Whether he is writing about race and poverty or about firefighting, Desmond’s prose displays a lyrical quality and keen observation. For inspiration, he looks not only to other ethnographers, but also to fiction writers—for instance, in this description of the sound of a wildfire: “Giocoso eighth notes of staccato crackles, hisses, and pops skip unevenly across the five treble clef lines while a whole-note rumble—guttural, a continual clearing of the throat—stretches across measures on the lowest ledger.” Or this description of an experienced firefighter driving a truck: “Leaning on the oversized steering wheel, his body tilts and pauses with the engine as if flesh and steel were one.”

The book examines why men (the ranks of wildland firefighters are almost exclusively male) choose to enter such a risky profession, and how their upbringing socializes them to underestimate just how dangerous it is. The reader is a fly on the wall of the fire station, party to camaraderie and discipline as well as lewd talk and practical jokes.

Desmond also explains how these interactions illustrate the unspoken values and unwritten rules of firefighter culture. And his analysis of this culture—both formal training and social inculcation—leads him to conclude that the U.S. Forest Service could better prevent deaths and promote firefighters’ safety by focusing more on teamwork and less on individual responsibility. (He repeated this recommendation in a New York Times op-ed this past July after a wildfire killed 19 firefighters in Arizona.)

It seems natural that Desmond would gain the firefighters’ trust with relative ease; after all, he was one of them. But what about getting poor families in the inner city to open up to him, given the social and racial divisions in American society? Gaining entry requires a good dose of humility and a high tolerance for rejection, Desmond notes, but ethnography, he says, comes with far greater challenges, such as noticing the right things, knowing how to interpret what one sees, and remaining comfortable with confusion instead of rushing to impose order.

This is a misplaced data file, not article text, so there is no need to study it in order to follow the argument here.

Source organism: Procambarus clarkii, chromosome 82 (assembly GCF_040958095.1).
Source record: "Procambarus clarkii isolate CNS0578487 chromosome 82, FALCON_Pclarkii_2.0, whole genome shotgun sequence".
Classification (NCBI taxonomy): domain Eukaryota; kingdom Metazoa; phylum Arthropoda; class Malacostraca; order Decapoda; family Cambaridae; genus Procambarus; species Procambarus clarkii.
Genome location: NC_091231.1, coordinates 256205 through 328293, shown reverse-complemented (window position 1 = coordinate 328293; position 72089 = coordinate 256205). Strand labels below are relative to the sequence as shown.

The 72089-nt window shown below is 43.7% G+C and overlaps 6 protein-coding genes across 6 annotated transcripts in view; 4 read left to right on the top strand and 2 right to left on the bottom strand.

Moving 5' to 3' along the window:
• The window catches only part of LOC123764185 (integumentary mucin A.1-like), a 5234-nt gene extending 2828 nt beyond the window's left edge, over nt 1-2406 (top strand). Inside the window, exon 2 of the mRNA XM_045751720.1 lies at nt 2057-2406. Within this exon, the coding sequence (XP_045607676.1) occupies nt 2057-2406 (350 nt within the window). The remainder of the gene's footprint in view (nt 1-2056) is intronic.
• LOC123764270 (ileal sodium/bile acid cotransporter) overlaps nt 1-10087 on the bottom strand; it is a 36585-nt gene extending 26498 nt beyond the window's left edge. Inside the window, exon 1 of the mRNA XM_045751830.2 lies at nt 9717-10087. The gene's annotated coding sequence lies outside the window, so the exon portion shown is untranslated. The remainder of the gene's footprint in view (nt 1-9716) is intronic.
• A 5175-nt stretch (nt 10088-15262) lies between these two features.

During graduate school, Desmond and his wife, Tessa Lowinske Desmond (now program administrator and academic adviser for the Committee on Ethnicity, Migration, Rights at Harvard), lived in a low-income, predominantly black neighborhood in Madison, so “it was not a huge leap” for him to move into poor neighborhoods in Milwaukee for his fieldwork, he notes. Still, reminders that he was an outsider sometimes surfaced at unexpected moments, revealing how complicated and challenging it is to recognize and discard one’s own implicit biases. One New Year’s Eve, he was sharing a meal of chicken wings with fellow tenants at the rooming house. Without giving it a second thought, Desmond asked the woman who had prepared the food if she had a paper towel. The woman and her husband responded with friendly ridicule, remarking on the cost of paper towels and saying he should be content, as they were, to lick his fingers to clean them off.